Hong Kong/Eastern District

The Eastern district in Hong Kong Island is not as full of attractions as neighbouring Central, although Wan Chai is known for its nightlife and Causeway Bay for an unforgettable shopping experience.


Wan Chai and Causeway Bay are the main tourism destinations along the eastern shore of the north coast of Hong Kong island. Inland, Happy Valley with its world famous racecourse is a major tourism attraction.

Get in

This area is so close to Central that it is walkable from Hong Kong's main transport hubs (except during the summer heat!).

By metro

The Island Line of the Mass Transit Railway runs along the north coast of Hong Kong Island, stretching from Kennedy Town in the west and traveling eastward through Central, Admiralty, Wan Chai, Causeway Bay, and beyond.

If coming from Kowloon then the Tsuen Wan Line passes Admiralty, from where you can switch to the Island Line very easily.

By tram

The tram runs from Kennedy Town to Sai Wan Ho. The tram line trundles through Eastern as well and is a great way to see this part of town without too much effort or expense. Make sure you take a tram that does not deviate off course from your destination. Sundays it is very uncomfortable to use simply from the sheer volume of fellow travellers. Note that the tram does not offer air conditioning, only fans and open windows.

By bus

Many buses run from Central eastwards to Wan Chai and beyond, as well as some cross-harbour buses connecting this area to Kowloon. If you learn to master the bus system, then journeys will be more comfortable since you will avoid running around metro stations and get a seat in a clean air conditioned environment.

By boat

The Star Ferry arrives at Wan Chai Pier from Hung Hom and Tsim Sha Tsui in Kowloon. North Point also has a pier with frequent services to Hung Hom, Kwun Tong, and Kowloon City.

By taxi

Taxis are cheap enough if you want to get around in comfort. Hong Kong Station to Causeway Bay is around HKD $30 depending on traffic.



Museums and exhibitions

The monument erected by the Hong Kong government in 1997 to commemorate the return of Hong Kong to China.

Parks and nature




The main department stores are in Causeway Bay (銅鑼灣). The biggest of these is Sogo.


There are many small restaurants to be found in Wan Chai.

Eating out in Wan Chai or Causeway Bay is a great idea, but expect to meet crowds of people doing the same. Both areas offer a bewildering range of places to eat to suit all budgets and interests. Generally, Causeway Bay is a bit more expensive than Wan Chai and attracts plenty of young trendies who may be seen eating into the small hours. Look out for specialist dessert cafes and remember to look-up to see what is on offer on higher floors where you can find cafes with balconies that enable you to get a more relaxed view of the crowded streets below. Wan Chai also has some great places to eat and it is generally a little easier to find a table than in Causeway Bay.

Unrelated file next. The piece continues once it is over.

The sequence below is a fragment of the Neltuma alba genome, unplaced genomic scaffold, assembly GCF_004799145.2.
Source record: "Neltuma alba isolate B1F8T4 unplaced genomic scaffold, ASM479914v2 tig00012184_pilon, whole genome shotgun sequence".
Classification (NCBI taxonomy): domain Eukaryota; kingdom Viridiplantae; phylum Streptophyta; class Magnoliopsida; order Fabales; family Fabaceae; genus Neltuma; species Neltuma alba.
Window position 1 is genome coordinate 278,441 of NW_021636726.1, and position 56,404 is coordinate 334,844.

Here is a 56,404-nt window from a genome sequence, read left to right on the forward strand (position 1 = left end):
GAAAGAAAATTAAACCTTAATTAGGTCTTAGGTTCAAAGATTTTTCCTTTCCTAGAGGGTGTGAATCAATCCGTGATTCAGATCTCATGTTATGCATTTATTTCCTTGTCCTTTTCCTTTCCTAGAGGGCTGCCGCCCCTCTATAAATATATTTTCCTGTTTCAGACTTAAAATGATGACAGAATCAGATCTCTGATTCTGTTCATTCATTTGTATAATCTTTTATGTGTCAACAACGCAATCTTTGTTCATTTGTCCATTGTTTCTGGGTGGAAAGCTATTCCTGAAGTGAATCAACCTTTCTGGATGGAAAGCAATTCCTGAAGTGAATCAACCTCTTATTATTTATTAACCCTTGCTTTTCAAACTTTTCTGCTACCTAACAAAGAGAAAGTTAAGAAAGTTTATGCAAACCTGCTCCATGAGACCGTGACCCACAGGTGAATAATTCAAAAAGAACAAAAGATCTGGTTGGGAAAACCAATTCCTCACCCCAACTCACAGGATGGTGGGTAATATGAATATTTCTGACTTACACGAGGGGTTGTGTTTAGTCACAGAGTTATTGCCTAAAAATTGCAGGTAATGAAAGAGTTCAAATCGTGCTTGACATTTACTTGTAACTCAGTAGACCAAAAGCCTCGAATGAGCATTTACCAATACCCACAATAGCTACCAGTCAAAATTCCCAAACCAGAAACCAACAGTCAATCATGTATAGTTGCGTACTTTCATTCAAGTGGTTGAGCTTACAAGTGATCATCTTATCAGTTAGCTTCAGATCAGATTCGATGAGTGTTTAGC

You will find good places to eat in all parts of Wan Chai and part of the fun is looking around. A street not to miss is Star Street which is close to Pacific Place Three, which can be accessed via a subway from Pacific Place. If you arrive in Wan Chai via the MTR station you will land in the middle of the bar and drinking area where so many restaurants are geared to drinkers and tourists. Alternatively, head towards the Causeway Bay side of Wan Chai for a more local dinning experience.

Lei King Wan or SOHO East is an interesting place to go to wine and dine, often ignored by tourists. From Sai Wan Ho MTR Station, follow signs to Sai Wan Ho Ferry Pier. It is about a 15 minute walk. There are a lot of restaurants and pubs where you can sit at the sidewalk while enjoying your dinner. Shau Kei Wan Main Street East is where the tram terminal located. Many small restaurants, mostly serving local food, can be found along this street in Shau Kei Wan.


If you are travelling on a tight budget, then Wan Chai offers a great choice of places, with the added bonus that the neighbourhood has plenty of character and personality.




Tea & Coffee


Wan Chai is home to one of the territories major nightspots with a moderately seedy reputation. Leave Wan Chai MTR station at exit C, and you will find a wide choice of bars, clubs and places to eat. If you are offended by the sight of money girls on the pavement outside of certain bars then don't go. If you do go then they are unlikely to spoil your evening, although older 'madams' may try and grab foreign males to pull into bars! For those who are looking for a party atmosphere in a place where 'east meets west', it would be shame to not include this area on your itinerary.

Happy Valley has a far snootier feel about it compared to nearby Wan Chai. If you are looking for a slower pace and want a quiet drink, Happy Valley has a few bars and coffee shops that might appeal if you are based in this area.

Causeway Bay is a great place for a night out, but there is no obvious bar area. Although this is the place to be if you are young and glamorous on a Saturday night, you maybe pushed to find a bar that sells a decent beer. Alternatively, why not go native, forget the alcohol and indulge in the hip cafe scene?

There are quite a few bars and restaurants on Tong Chong Street, Taikoo Place in Quarry Bay.






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